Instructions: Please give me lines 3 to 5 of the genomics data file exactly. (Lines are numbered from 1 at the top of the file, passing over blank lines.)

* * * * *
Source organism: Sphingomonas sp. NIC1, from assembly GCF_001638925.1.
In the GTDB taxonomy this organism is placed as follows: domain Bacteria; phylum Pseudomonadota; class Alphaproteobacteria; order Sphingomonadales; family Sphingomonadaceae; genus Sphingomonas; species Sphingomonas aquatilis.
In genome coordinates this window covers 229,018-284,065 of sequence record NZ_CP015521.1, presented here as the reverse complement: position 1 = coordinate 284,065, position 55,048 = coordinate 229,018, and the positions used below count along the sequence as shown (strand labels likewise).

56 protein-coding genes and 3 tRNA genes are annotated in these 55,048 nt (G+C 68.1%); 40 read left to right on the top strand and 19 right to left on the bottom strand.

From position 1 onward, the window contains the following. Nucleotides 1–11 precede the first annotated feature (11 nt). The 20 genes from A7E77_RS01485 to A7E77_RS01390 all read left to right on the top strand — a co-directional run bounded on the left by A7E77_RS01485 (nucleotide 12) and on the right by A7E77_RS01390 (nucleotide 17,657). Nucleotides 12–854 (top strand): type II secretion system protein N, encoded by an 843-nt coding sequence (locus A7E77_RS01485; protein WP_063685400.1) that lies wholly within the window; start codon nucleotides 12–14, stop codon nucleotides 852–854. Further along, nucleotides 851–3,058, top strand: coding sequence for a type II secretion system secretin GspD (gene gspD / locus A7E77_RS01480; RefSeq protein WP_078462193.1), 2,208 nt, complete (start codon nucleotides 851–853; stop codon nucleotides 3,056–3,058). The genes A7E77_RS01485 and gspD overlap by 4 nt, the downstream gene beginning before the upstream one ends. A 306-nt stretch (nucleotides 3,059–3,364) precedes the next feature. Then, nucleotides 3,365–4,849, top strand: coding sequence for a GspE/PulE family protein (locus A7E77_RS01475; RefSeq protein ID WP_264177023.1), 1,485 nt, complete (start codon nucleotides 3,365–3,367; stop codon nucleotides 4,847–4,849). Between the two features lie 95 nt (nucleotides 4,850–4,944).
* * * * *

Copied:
In genome coordinates this window covers 229,018-284,065 of sequence record NZ_CP015521.1, presented here as the reverse complement: position 1 = coordinate 284,065, position 55,048 = coordinate 229,018, and the positions used below count along the sequence as shown (strand labels likewise).

56 protein-coding genes and 3 tRNA genes are annotated in these 55,048 nt (G+C 68.1%); 40 read left to right on the top strand and 19 right to left on the bottom strand.

From position 1 onward, the window contains the following. Nucleotides 1–11 precede the first annotated feature (11 nt). The 20 genes from A7E77_RS01485 to A7E77_RS01390 all read left to right on the top strand — a co-directional run bounded on the left by A7E77_RS01485 (nucleotide 12) and on the right by A7E77_RS01390 (nucleotide 17,657). Nucleotides 12–854 (top strand): type II secretion system protein N, encoded by an 843-nt coding sequence (locus A7E77_RS01485; protein WP_063685400.1) that lies wholly within the window; start codon nucleotides 12–14, stop codon nucleotides 852–854. Further along, nucleotides 851–3,058, top strand: coding sequence for a type II secretion system secretin GspD (gene gspD / locus A7E77_RS01480; RefSeq protein WP_078462193.1), 2,208 nt, complete (start codon nucleotides 851–853; stop codon nucleotides 3,056–3,058). The genes A7E77_RS01485 and gspD overlap by 4 nt, the downstream gene beginning before the upstream one ends. A 306-nt stretch (nucleotides 3,059–3,364) precedes the next feature. Then, nucleotides 3,365–4,849, top strand: coding sequence for a GspE/PulE family protein (locus A7E77_RS01475; RefSeq protein ID WP_264177023.1), 1,485 nt, complete (start codon nucleotides 3,365–3,367; stop codon nucleotides 4,847–4,849). Between the two features lie 95 nt (nucleotides 4,850–4,944).